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How to Be a Comedian Tips 10: When the Audience is Laughing – Part 2

In my previous blog, How to Be a Comedian Tips 9: When the Audience is Laughing - Part 1, I discussed the reason comedians talk through their laughs. In this blog, How to Be a Comedian Tips 10: When the Audience is Laughing - Part 2, I’ll explain the most important rule to follow when a comedian gets a laugh. How to Be a Comedian Tips 10: When the Audi



How to Be a Comedian Tips 9: When the Audience is Laughing – Part 1

In my previous blog, How to Be a Comedian Tips 8: Be Playful, Not Funny, I discussed how trying to be funny never works, so instead be playful. In this blog, How to Be a Comedian Tips 9: When the Audience is Laughing – Part 1, I’ll examine the reasons comedians talk through their laughs. How to Be a Comedian Tips 9: When the Audience is Laughing - Part 1 A gr



How to Be a Comedian – Open Mic Tip 8: Be Playful, Not Funny

In my previous blog, How to Be a Comedian – Open Mic Tip 7: Make a Show List, I showed how making a bullet point outline of your show helps you feel more comfortable on stage. In this blog, How to Be a Comedian – Open Mic Tip 8: Be Playful, Not Funny, I’ll explain the problem with trying to be funny and why it doesn’t work.  How to Be a Comedian



How to Write Jokes – Joke Premise Part 2

In my previous article, How to Write Jokes – Joke Premise Part 1, I defined the joke premise for its specific use in stand-up comedy as a negative opinion about a subject.  In this article, How to Write Jokes – Joke Premise Part 2, I’ll explore the difference between a premise and the jokes, and how to change from one premise to the next. The Difference between the Premise and the Jokes First, let me give you a dictionary definition of premise: a statement used to develop a further argument. This definition affirms how the joke premise is used in stand-up comedy. The premise is the statement of the negative opinion about a subject; and the argument is expressed through the jokes that follow. For instance, Chris Rock’s joke premise: women cannot go backwards in lifestyle. Rock states this premise several times at the top of the bit, and then proceeds to do a series of jokes to develop his argument. Here’s one:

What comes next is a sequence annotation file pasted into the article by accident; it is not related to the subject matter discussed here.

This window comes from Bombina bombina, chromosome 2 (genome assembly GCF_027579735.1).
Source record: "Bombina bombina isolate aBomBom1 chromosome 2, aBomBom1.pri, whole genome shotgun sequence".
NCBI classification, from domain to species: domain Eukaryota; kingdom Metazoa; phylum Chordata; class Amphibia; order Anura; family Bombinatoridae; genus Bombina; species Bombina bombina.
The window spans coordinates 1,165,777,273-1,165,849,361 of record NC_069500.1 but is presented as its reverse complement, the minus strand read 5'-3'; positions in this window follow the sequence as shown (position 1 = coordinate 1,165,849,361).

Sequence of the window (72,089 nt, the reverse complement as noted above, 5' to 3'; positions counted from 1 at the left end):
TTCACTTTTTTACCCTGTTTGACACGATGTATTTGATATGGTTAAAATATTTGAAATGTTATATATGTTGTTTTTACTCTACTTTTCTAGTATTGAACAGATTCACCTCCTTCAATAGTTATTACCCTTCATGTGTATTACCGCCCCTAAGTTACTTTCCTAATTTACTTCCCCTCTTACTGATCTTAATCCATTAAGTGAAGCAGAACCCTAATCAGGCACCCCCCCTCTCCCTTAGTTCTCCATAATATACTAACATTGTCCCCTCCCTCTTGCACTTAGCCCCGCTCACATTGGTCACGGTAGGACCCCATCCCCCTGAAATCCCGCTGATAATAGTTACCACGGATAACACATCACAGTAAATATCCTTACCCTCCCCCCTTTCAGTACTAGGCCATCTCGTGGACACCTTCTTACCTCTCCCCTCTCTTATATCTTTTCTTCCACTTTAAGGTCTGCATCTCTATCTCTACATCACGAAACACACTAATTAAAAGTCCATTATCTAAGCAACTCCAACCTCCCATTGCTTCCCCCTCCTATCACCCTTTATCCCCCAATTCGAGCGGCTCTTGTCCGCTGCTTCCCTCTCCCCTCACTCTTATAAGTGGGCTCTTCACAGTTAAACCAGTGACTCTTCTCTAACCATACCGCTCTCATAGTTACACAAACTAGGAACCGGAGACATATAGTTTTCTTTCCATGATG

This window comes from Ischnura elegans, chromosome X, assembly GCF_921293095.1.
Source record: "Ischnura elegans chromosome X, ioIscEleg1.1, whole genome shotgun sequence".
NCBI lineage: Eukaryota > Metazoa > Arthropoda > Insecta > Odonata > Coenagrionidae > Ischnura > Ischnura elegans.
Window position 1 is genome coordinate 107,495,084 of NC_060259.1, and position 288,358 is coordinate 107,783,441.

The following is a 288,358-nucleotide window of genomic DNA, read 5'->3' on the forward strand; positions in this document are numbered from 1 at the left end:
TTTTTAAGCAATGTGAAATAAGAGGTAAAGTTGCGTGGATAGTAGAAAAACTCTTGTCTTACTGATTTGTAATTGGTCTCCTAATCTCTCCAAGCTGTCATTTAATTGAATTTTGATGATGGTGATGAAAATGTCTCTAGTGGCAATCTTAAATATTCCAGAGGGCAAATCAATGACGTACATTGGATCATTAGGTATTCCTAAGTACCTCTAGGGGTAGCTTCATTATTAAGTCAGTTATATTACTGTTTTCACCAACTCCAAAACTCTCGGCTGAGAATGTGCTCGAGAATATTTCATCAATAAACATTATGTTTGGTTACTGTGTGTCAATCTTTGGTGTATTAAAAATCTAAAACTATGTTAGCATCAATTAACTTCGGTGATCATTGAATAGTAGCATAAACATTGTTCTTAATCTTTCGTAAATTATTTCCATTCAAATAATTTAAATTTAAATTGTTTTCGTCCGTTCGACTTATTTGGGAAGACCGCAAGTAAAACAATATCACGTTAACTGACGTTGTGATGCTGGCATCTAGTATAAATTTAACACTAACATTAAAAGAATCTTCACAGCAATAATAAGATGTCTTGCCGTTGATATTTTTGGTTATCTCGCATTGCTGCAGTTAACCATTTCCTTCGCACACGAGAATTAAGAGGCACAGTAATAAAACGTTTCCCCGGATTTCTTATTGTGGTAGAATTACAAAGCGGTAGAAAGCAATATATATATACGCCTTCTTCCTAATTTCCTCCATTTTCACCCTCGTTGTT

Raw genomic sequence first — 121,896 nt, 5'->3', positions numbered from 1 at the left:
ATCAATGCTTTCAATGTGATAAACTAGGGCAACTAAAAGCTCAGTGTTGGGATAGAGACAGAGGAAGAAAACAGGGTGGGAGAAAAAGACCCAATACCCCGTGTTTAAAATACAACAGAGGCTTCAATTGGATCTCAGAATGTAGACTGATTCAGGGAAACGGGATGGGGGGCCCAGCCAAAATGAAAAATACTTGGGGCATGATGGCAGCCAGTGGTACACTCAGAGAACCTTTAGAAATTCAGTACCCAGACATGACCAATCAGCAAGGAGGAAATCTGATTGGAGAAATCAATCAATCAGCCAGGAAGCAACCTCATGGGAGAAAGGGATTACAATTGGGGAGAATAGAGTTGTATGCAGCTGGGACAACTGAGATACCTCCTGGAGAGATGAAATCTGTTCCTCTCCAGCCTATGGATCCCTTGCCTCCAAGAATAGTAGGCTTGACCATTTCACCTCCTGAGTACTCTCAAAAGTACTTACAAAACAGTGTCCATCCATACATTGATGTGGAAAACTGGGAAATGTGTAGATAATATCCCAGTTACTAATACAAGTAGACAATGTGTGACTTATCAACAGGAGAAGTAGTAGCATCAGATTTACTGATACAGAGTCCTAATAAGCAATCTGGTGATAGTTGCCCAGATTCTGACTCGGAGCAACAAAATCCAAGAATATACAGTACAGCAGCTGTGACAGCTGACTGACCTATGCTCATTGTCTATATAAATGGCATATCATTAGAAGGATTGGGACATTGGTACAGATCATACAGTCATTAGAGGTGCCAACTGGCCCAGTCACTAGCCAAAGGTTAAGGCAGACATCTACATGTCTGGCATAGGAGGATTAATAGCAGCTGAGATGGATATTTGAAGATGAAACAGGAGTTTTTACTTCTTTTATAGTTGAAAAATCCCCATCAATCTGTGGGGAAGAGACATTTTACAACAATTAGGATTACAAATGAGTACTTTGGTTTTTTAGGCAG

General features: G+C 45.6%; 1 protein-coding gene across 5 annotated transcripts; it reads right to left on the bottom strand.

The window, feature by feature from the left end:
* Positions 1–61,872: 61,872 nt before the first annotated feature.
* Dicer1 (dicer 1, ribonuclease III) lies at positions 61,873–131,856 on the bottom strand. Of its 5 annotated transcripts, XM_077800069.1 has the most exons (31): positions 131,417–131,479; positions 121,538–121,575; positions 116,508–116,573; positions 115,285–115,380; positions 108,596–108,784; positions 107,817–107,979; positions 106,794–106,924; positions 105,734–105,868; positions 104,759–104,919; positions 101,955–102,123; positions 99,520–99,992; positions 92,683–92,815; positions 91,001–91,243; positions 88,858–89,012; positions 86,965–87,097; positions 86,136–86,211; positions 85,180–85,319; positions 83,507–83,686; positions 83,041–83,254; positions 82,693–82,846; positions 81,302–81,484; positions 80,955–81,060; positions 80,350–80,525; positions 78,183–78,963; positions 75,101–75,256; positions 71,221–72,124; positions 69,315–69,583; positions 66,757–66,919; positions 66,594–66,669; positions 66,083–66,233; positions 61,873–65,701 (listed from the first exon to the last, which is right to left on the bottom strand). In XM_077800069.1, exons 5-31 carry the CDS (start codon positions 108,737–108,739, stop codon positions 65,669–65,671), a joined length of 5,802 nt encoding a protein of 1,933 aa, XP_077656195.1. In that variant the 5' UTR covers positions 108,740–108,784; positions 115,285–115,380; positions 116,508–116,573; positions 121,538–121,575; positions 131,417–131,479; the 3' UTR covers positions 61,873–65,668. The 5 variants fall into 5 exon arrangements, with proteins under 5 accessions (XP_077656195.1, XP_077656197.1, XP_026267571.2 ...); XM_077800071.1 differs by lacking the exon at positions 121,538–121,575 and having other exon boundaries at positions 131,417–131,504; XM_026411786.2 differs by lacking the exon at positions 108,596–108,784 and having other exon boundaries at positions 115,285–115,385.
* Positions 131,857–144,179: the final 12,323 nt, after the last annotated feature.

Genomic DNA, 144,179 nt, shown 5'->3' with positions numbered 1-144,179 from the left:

How to Be a Comedian – Open Mic Tip 7: Make a Show List

In my previous blog, How to Be a Comedian – Open Mic Tip 6: Proper Microphone Technique, I discussed how to use a microphone so it doesn’t distract from the show. In this blog, How to Be a Comedian – Open Mic Tip 7: Make a Show List, I’ll show how having a list of your material makes getting on stage easier. How to Be a Comedian – Open Mic Tip 7: Make a Show List One of the top fears of fledgling comedians getting on stage is, “I’m afraid I’ll forget my material.” It’s ironic the number one reason comics go blank is their fear of going blank. You will go blank during shows and the sooner you go blank and handle it, the sooner you’ll get over this fear. Make a Show List Many comedians use show lists. A show list is a bullet point outline of the material for that show. It’s not a verbatim transcript of your jokes. It’s a series of key words or phrases to remind you of the order of your jokes. Here’s an example:



How to Be a Comedian – Open Mic Tip 6: Proper Microphone Technique

In my previous blog, How to Be a Comedian – Open Mic Tip 5: Avoid All Comics’ Clichés, I showed how hacky phrases get in the way of being an original comedian. In this blog, How to Be a Comedian – Open Mic Tip 6: Proper Microphone Technique, I’ll explain how to use a microphone to the best advantage. How to Be a Comedian – Open Mic Tip 6: Proper Microphone Technique Bad microphone technique is another of my pet peeves which has easy fixes. Too many beginner and intermediate comics don’t understand how a mic works so they hold it in an ineffective manner. When a mic intrudes on the show then it isn’t being used properly. How a Mic Works The mics used in stand-up comedy are omni-directional, which means there’s a bubble around the mouth piece about four inches in diameter. When the comic’s mouth is inside that bubble, it’ll pick up the voice perfectly. Bad Technique When the comics